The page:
This past week has been an absolute roller coaster of emotions: I got my passport back from the US consulate, with only two days to spare before my flight to Israel, and returned to Israel where I was reunited with one of my favorite people in the world. Sadly, it went downhill from there: first, the half-marathon I was supposed to run yesterday was canceled due to bad weather (heavy rain in the desert means flash floods), and I had trained so hard for this race in Germany’s arctic temperatures this month. And then there was Trump’s first anti-immigration action which caused this brand new immigrant to feel more anxiety than ever before. I’ll leave my full thoughts on that topic for my monthly round-up next week, but this and his other political actions definitely put a damper on my mood.
The plan for the rest of the day yesterday – post-race – was to spend the day at the Dead Sea, in which I floated during my first visit to Israel, and which was one of my favorite experiences in Israel, and to treat myself to a spa in one of the hotels on its shores, but since to get there, we’d have to take the same road that my race would’ve taken place on and which was closed because of flash floods, we had to change our plans.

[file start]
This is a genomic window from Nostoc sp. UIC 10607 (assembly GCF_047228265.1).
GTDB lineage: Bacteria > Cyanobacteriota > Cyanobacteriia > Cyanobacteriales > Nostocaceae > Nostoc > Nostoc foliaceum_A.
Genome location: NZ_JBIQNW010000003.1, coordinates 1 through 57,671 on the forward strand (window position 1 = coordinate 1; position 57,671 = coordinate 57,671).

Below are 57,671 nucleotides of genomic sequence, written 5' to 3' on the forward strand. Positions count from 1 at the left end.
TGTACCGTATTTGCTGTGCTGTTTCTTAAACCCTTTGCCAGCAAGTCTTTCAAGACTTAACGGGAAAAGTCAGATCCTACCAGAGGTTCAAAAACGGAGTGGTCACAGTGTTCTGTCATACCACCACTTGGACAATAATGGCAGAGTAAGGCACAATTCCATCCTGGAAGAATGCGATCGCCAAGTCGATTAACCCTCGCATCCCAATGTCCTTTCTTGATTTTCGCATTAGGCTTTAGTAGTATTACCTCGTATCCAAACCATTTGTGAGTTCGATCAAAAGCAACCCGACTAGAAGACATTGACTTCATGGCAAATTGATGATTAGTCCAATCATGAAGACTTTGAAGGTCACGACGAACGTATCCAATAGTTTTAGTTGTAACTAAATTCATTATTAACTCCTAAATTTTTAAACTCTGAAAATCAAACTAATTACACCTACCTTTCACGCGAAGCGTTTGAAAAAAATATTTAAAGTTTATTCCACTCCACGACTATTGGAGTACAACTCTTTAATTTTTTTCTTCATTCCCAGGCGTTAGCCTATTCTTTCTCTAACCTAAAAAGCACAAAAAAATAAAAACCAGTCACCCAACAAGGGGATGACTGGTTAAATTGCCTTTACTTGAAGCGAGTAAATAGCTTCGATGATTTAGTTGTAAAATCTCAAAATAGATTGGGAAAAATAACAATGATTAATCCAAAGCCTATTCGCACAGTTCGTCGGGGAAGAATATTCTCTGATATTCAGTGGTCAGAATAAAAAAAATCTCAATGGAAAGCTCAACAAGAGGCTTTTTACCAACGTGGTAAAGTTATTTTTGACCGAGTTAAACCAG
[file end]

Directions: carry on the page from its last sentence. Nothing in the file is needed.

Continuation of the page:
Today, however, we woke up to beautiful blue skies and the sun was shining – the storm had finally moved on. So we decided to still have our spa day and headed to the desert and to the Dead Sea. It was just as stunning as I remembered it – in fact, driving down Highway 90 again made me think that it felt like yesterday that I’d last been here – and I even ended up braving the chilly 70°F (21°C) temperatures and jumped into the Dead Sea to float in the water again.
Our spa day at the Crowne Plaza Hotel and the road trip to the Dead Sea helped brighten my mood, even though the recent political happenings caused me sleepless nights and a tense feeling in my chest the entire week. I hope that my second week in Israel, which includes time in Jerusalem and in Tel Aviv, a city I love, will give my strength and my optimism back before I board a plane to New York in early February – the first time officially as an immigrant.